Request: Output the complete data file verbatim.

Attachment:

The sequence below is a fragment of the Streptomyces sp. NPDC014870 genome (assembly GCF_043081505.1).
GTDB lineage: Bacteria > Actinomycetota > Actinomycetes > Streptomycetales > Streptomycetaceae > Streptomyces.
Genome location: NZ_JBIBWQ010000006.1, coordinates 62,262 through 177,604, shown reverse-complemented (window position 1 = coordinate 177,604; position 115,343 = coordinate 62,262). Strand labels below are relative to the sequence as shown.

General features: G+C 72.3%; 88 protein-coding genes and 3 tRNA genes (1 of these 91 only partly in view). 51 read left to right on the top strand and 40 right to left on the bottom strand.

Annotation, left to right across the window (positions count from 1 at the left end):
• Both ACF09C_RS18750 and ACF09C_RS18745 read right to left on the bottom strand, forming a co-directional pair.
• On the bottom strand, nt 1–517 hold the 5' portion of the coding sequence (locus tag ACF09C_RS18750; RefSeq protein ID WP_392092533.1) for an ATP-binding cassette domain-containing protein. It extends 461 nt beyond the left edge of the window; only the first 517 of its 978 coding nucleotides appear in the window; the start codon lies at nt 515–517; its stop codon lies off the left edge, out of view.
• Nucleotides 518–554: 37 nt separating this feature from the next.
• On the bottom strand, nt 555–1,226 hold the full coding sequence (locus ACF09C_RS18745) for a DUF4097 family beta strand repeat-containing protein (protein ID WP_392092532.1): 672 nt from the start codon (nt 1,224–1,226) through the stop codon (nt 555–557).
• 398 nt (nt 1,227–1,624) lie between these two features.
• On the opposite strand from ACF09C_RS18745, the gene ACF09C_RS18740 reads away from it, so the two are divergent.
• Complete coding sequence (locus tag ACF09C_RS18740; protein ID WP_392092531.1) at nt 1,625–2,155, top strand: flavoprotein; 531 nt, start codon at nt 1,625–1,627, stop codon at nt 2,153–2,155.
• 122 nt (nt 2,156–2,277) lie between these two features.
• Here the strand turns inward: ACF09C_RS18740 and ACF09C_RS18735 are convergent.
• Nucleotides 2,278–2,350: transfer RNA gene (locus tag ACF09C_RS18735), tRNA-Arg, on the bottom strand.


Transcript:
The sequence below is a fragment of the Streptomyces sp. NPDC014870 genome (assembly GCF_043081505.1).
GTDB lineage: Bacteria > Actinomycetota > Actinomycetes > Streptomycetales > Streptomycetaceae > Streptomyces.
Genome location: NZ_JBIBWQ010000006.1, coordinates 62,262 through 177,604, shown reverse-complemented (window position 1 = coordinate 177,604; position 115,343 = coordinate 62,262). Strand labels below are relative to the sequence as shown.

General features: G+C 72.3%; 88 protein-coding genes and 3 tRNA genes (1 of these 91 only partly in view). 51 read left to right on the top strand and 40 right to left on the bottom strand.

Annotation, left to right across the window (positions count from 1 at the left end):
• Both ACF09C_RS18750 and ACF09C_RS18745 read right to left on the bottom strand, forming a co-directional pair.
• On the bottom strand, nt 1–517 hold the 5' portion of the coding sequence (locus tag ACF09C_RS18750; RefSeq protein ID WP_392092533.1) for an ATP-binding cassette domain-containing protein. It extends 461 nt beyond the left edge of the window; only the first 517 of its 978 coding nucleotides appear in the window; the start codon lies at nt 515–517; its stop codon lies off the left edge, out of view.
• Nucleotides 518–554: 37 nt separating this feature from the next.
• On the bottom strand, nt 555–1,226 hold the full coding sequence (locus ACF09C_RS18745) for a DUF4097 family beta strand repeat-containing protein (protein ID WP_392092532.1): 672 nt from the start codon (nt 1,224–1,226) through the stop codon (nt 555–557).
• 398 nt (nt 1,227–1,624) lie between these two features.
• On the opposite strand from ACF09C_RS18745, the gene ACF09C_RS18740 reads away from it, so the two are divergent.
• Complete coding sequence (locus tag ACF09C_RS18740; protein ID WP_392092531.1) at nt 1,625–2,155, top strand: flavoprotein; 531 nt, start codon at nt 1,625–1,627, stop codon at nt 2,153–2,155.
• 122 nt (nt 2,156–2,277) lie between these two features.
• Here the strand turns inward: ACF09C_RS18740 and ACF09C_RS18735 are convergent.
• Nucleotides 2,278–2,350: transfer RNA gene (locus tag ACF09C_RS18735), tRNA-Arg, on the bottom strand.